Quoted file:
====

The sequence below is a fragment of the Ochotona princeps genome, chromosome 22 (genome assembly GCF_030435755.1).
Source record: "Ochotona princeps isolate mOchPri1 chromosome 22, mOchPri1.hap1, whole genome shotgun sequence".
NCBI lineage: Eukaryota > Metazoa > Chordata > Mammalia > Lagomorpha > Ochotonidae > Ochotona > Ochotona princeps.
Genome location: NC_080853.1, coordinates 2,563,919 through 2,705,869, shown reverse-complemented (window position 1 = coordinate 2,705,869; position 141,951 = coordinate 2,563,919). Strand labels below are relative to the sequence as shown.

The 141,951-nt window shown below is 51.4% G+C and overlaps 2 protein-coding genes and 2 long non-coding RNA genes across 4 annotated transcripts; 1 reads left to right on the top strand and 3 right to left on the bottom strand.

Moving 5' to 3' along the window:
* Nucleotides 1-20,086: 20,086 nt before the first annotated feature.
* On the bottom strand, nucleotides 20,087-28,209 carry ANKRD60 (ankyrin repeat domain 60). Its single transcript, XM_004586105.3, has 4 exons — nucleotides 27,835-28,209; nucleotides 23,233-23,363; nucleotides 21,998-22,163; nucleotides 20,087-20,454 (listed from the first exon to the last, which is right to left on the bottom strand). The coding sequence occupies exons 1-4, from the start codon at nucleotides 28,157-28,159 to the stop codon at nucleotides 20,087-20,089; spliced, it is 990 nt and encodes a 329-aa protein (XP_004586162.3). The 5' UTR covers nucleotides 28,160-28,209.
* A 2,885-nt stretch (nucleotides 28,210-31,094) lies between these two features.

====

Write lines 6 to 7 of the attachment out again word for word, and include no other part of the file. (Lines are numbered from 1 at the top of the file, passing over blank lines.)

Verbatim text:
Moving 5' to 3' along the window:
* Nucleotides 1-20,086: 20,086 nt before the first annotated feature.